By October 30, 1963, Flatley and crew successfully proceeded to perform 29 touch-and-go landings, 21 unarrested full-stop landings, and 21 unassisted takeoffs at 85,000 pounds up to 121,000 pounds.

The result went beyond anyone’s expectations.

The test revealed that the C-130 could lift 25,000 pounds (12.5 tons) of cargo and transport it 2,500 miles and land safely on the carrier, according to the video below. Still, the Navy considered it too risky and defaulted to the smaller COD. Flatley received the Distinguished Flying Cross for his effort.

https://www.youtube.com/watch?v=uM5AI3YSV3M

1720cox, YouTube

Articles

This is what happened when a P-51 Mustang chased a UFO over Kentucky in 1948

On a cold afternoon in early January, 1948, control tower operators at Godman Army Airfield in Fort Knox, Kentucky, became aware of the presence of a mysterious object floating in the skies of the base. Reports from nearby highway patrol officers who also saw the unidentified flying object were enough to prove to the controllers that they weren’t just seeing things.


After a number of senior officers, including the base’s commanding officer, were called up to the tower in an attempt to make sense of what they were seeing, though none were able to actually clarify what exactly they saw through their binoculars. Military personnel at bases in southern Ohio were also able to see the UFO, which remained hovering over a spot before descending to the earth and the rapidly rising out of sight.

Around the same time of the UFO sighting, a four-ship flight of F-51 Mustangs led by Capt. Thomas Mantell of the Kentucky Air National Guard were on their way to Godman. Mantell, a decorated former Army Air Corps transport pilot with combat time during D-Day in 1944, was notified by the control tower about the UFO, and was soon ordered to fly over and identify the peculiar floating object.

This is why Bunker Buster bombs are made from spent howitzer barrels
An overhead view of Godman Army Air Field near where the UFO was spotted (Photo Wikimedia Commons)

Three of the four Mustangs in the flight banked towards the UFO, while one returned to base thanks to a low fuel readout. Pushing their throttles forward, the three F-51 pilots with Mantell in the lead raced to the object.

And within a matter of minutes, the situation began to worsen considerably.

One F-51 had to break off the pursuit, due to low oxygen levels. The second remaining F-51 pilot from the flight was also unable to continue with the chase, ending his run at 22,500 ft before returning to base. Mantell doggedly carried onwards, punching through the clouds.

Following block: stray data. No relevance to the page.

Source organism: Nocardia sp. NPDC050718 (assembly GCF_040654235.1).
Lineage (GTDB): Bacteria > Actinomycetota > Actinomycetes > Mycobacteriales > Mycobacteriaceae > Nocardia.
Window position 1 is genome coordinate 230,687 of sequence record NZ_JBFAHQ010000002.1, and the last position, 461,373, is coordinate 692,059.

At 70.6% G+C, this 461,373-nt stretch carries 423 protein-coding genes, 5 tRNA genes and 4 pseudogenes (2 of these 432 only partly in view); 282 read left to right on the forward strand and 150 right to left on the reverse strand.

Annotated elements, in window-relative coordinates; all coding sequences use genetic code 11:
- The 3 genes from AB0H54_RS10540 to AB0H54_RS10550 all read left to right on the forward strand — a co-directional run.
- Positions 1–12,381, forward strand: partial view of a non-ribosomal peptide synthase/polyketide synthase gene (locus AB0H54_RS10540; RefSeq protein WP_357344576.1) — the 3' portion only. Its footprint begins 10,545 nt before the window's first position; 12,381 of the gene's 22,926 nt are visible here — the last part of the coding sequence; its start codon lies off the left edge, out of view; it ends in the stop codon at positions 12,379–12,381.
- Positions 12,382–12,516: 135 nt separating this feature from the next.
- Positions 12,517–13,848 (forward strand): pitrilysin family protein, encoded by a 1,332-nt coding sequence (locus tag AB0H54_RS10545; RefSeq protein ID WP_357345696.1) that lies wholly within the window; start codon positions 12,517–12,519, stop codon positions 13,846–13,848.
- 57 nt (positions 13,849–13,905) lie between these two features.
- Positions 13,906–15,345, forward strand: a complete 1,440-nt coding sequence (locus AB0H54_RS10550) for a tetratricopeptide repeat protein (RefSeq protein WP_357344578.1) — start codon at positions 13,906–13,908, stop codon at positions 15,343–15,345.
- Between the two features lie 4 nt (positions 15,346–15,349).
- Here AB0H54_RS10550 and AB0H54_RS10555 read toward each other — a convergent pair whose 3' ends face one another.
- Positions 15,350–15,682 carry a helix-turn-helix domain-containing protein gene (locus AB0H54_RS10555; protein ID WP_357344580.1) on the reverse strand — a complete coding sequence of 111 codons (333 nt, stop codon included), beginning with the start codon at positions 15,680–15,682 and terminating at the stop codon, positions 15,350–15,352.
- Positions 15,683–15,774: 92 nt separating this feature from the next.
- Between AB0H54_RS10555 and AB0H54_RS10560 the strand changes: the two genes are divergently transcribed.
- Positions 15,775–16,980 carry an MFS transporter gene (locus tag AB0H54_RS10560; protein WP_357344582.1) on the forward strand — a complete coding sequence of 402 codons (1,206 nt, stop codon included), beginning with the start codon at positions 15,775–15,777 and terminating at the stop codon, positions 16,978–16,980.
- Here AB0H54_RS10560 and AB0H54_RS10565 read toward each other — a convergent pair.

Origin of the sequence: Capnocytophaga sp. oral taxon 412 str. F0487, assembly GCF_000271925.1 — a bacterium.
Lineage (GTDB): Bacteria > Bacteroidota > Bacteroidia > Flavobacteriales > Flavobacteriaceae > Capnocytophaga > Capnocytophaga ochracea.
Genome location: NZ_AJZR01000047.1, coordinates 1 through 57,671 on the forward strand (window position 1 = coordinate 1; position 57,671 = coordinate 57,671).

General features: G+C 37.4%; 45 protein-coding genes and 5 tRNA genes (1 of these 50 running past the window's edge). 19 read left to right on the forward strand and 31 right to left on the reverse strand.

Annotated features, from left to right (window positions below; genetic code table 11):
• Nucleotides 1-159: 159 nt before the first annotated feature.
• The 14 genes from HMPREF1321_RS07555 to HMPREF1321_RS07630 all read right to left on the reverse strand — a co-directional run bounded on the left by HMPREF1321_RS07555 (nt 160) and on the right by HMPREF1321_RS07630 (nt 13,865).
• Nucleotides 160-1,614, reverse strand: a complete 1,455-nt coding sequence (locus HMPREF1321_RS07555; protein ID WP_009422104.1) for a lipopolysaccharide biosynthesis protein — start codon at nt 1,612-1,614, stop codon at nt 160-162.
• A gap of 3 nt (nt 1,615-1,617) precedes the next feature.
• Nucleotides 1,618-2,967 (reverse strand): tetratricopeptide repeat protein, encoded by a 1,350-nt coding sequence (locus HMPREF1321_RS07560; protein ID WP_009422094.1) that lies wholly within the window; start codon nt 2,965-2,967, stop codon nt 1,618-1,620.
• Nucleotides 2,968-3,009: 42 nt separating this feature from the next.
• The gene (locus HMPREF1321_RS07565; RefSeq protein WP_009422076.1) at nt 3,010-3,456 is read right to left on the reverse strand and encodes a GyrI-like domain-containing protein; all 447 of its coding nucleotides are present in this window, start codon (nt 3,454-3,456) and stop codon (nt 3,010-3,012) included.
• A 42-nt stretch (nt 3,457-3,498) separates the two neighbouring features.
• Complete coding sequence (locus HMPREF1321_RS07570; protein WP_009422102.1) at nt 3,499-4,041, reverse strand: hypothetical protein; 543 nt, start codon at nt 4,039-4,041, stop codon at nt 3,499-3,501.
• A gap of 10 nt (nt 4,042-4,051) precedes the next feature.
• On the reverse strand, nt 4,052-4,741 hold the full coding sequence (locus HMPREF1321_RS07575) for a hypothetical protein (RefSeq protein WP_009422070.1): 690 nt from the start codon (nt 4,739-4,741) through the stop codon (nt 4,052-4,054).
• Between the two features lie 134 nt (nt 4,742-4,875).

Controllers attempted to communicate with the 25-year-old fighter pilot, but to no avail. Mantell’s Mustang was last seen in a death spiral, dropping from the clouds like a rock until it impacted earth, shattering into pieces. The young captain was killed on impact, his wristwatch stopped at precisely the time of his demise.

The Air Force’s investigation into the incident was immediate. The UFO had disappeared, and a fighter pilot had been killed — the general public was already frenzied at the prospect of malignant extraterrestrials from other worlds attacking the one they lived in.

This is why Bunker Buster bombs are made from spent howitzer barrels
A Skyhook balloon in flight in 1957 (Photo Wikimedia Commons)

Initially, investigators theorized that Mantell was killed “trying to reach the planet Venus.” As crazy as that sounds, the theory held some weight. F-51 pilots had been fooled into thinking that the planet Venus, unusually bright in the night sky at that time of year, was a UFO and had given chase just weeks prior to the Mantell incident.

Though this was the official explanation after Mantell’s crash, astronomers at the Ohio State University disproved this hypothesis in the years after, as the sky was still too bright and hazy in the day for Venus to be clearly observed and followed by the four F-51s of the Kentucky air guard.

A second, more plausible theory, was put forward. Mantell might have actually been pursuing a Navy Skyhook weather balloon. At the time, the Skyhook was part of a highly-classified observation program which neither Mantell and his fellow F-51 pilots nor the Godman airfield controllers would have been read into.

This is why Bunker Buster bombs are made from spent howitzer barrels
An official portrait of Capt. Thomas Mantell (Photo US Air Force)

The shape, size and general look of a Skyhook with sunlight glinting off its surfaces would have been similar to what the controllers and pilots saw that fateful day in 1948. Mantell’s loss was partially blamed on his inexperience with the Mustang, though he had accumulated over 2,000 flight hours during his service as a military pilot.

His unwillingness to give up chasing the UFO, even when faced with the potential for oxygen deprivation and starvation in the unpressurized cockpit, caused the pilot to black out after experiencing hypoxia. Only one F-51 in his flight was equipped with an oxygen system – Mantell’s lacked such gear. His Mustang then fell back to earth without him in control.